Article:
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Document Max. Freq Min. Freq
Frederick H. Dyer, Compendium of the War of the Rebellion: Regimental Histories 71 1 Browse Search
Elias Nason, McClellan's Own Story: the war for the union, the soldiers who fought it, the civilians who directed it, and his relations to them. 70 4 Browse Search
Benjamnin F. Butler, Butler's Book: Autobiography and Personal Reminiscences of Major-General Benjamin Butler 66 0 Browse Search
Harper's Encyclopedia of United States History (ed. Benson Lossing) 57 1 Browse Search
Fitzhugh Lee, General Lee 52 0 Browse Search
The Photographic History of The Civil War: in ten volumes, Thousands of Scenes Photographed 1861-65, with Text by many Special Authorities, Volume 10: The Armies and the Leaders. (ed. Francis Trevelyan Miller) 50 0 Browse Search
Robert Underwood Johnson, Clarence Clough Buell, Battles and Leaders of the Civil War: Volume 2. 48 0 Browse Search
William F. Fox, Lt. Col. U. S. V., Regimental Losses in the American Civil War, 1861-1865: A Treatise on the extent and nature of the mortuary losses in the Union regiments, with full and exhaustive statistics compiled from the official records on file in the state military bureaus and at Washington 44 2 Browse Search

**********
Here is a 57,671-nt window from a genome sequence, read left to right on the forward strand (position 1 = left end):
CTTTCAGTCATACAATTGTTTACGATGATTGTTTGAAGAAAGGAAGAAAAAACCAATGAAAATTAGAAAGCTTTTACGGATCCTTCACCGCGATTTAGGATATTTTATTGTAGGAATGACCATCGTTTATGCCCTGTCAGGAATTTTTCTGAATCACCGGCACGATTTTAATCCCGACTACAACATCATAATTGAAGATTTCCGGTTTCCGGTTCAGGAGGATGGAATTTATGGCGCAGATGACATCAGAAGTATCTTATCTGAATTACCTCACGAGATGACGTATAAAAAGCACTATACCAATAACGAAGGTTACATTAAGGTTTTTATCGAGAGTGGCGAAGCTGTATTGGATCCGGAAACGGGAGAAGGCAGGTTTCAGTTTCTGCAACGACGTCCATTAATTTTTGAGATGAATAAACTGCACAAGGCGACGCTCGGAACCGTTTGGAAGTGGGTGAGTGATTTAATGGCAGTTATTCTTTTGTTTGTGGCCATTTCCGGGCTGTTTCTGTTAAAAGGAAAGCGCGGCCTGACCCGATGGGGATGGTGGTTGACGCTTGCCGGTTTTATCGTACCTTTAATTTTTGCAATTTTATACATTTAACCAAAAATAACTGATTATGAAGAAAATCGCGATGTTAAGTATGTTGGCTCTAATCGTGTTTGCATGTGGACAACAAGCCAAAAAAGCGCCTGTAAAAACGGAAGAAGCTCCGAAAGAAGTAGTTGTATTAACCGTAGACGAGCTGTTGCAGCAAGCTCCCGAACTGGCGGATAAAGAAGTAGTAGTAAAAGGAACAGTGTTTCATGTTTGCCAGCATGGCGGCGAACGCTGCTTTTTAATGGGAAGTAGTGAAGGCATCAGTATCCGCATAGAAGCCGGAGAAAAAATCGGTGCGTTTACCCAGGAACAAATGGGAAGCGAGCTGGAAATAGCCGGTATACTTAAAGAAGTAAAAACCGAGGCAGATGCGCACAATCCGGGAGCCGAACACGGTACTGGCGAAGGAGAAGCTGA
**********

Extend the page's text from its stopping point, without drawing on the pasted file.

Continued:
Rebellion Record: a Diary of American Events: Documents and Narratives, Volume 5. (ed. Frank Moore) 44 4 Browse Search
The Daily Dispatch: September 30, 1861., [Electronic resource] 36 0 Browse Search
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Browsing named entities in The Daily Dispatch: October 17, 1861., [Electronic resource]. You can also browse the collection for West Point (Virginia, United States) or search for West Point (Virginia, United States) in all documents.

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The Peninsula. A report was brought by the York River train, yesterday afternoon, that heavy firing was heard in the morning, by persons at West Point, and the inference was that a fight had commenced on the Peninsula. We have heard that General Mansfield lately sent a message to General Magruder, giving him notice to evacuate his position within ten days, and that the latter, in reply, defied him to come out and attempt to drive him away. Until we receive a confirmation of the report circulated yesterday, we shall hesitate to believe that any engagement has yet taken place. According to the latest Federal advices, Mansfield had gone to take command at Hatteras, and Wool had returned to Fortress Monroe. We lean from a private letter that on Sunday last an order from General Magruder was read in the several camps, announcing the receipt of positive information that the enemy had lately landed 70 rifled cannon and 500 artillery horses at Fortress Monroe; that he placed the